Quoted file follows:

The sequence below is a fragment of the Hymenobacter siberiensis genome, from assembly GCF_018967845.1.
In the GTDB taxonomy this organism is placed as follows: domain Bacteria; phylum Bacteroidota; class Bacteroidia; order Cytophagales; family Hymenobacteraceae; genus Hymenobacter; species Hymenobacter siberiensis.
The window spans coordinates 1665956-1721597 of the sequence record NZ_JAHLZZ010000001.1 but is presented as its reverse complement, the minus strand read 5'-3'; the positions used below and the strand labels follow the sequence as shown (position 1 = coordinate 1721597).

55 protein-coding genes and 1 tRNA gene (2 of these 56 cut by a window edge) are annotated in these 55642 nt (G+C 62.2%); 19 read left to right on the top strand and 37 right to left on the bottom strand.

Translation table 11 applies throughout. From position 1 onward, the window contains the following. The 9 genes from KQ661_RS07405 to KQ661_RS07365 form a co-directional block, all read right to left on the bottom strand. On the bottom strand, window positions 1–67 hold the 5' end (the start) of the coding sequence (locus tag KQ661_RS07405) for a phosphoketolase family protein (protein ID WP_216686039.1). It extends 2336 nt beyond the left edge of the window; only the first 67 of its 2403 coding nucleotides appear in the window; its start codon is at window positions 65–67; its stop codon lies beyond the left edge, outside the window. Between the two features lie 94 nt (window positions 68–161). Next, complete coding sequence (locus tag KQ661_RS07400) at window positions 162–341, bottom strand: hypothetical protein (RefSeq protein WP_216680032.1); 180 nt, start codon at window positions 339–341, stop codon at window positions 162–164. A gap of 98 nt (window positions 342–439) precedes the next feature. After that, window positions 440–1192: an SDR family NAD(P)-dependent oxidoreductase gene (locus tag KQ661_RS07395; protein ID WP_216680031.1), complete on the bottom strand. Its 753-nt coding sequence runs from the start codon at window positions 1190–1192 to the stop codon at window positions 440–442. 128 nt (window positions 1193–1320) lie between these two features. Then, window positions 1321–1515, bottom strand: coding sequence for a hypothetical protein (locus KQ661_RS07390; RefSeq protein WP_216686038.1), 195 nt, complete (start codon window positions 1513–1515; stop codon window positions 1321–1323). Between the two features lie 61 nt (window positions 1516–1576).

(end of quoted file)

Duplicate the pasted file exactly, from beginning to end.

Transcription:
The sequence below is a fragment of the Hymenobacter siberiensis genome, from assembly GCF_018967845.1.
In the GTDB taxonomy this organism is placed as follows: domain Bacteria; phylum Bacteroidota; class Bacteroidia; order Cytophagales; family Hymenobacteraceae; genus Hymenobacter; species Hymenobacter siberiensis.
The window spans coordinates 1665956-1721597 of the sequence record NZ_JAHLZZ010000001.1 but is presented as its reverse complement, the minus strand read 5'-3'; the positions used below and the strand labels follow the sequence as shown (position 1 = coordinate 1721597).

55 protein-coding genes and 1 tRNA gene (2 of these 56 cut by a window edge) are annotated in these 55642 nt (G+C 62.2%); 19 read left to right on the top strand and 37 right to left on the bottom strand.

Translation table 11 applies throughout. From position 1 onward, the window contains the following. The 9 genes from KQ661_RS07405 to KQ661_RS07365 form a co-directional block, all read right to left on the bottom strand. On the bottom strand, window positions 1–67 hold the 5' end (the start) of the coding sequence (locus tag KQ661_RS07405) for a phosphoketolase family protein (protein ID WP_216686039.1). It extends 2336 nt beyond the left edge of the window; only the first 67 of its 2403 coding nucleotides appear in the window; its start codon is at window positions 65–67; its stop codon lies beyond the left edge, outside the window. Between the two features lie 94 nt (window positions 68–161). Next, complete coding sequence (locus tag KQ661_RS07400) at window positions 162–341, bottom strand: hypothetical protein (RefSeq protein WP_216680032.1); 180 nt, start codon at window positions 339–341, stop codon at window positions 162–164. A gap of 98 nt (window positions 342–439) precedes the next feature. After that, window positions 440–1192: an SDR family NAD(P)-dependent oxidoreductase gene (locus tag KQ661_RS07395; protein ID WP_216680031.1), complete on the bottom strand. Its 753-nt coding sequence runs from the start codon at window positions 1190–1192 to the stop codon at window positions 440–442. 128 nt (window positions 1193–1320) lie between these two features. Then, window positions 1321–1515, bottom strand: coding sequence for a hypothetical protein (locus KQ661_RS07390; RefSeq protein WP_216686038.1), 195 nt, complete (start codon window positions 1513–1515; stop codon window positions 1321–1323). Between the two features lie 61 nt (window positions 1516–1576).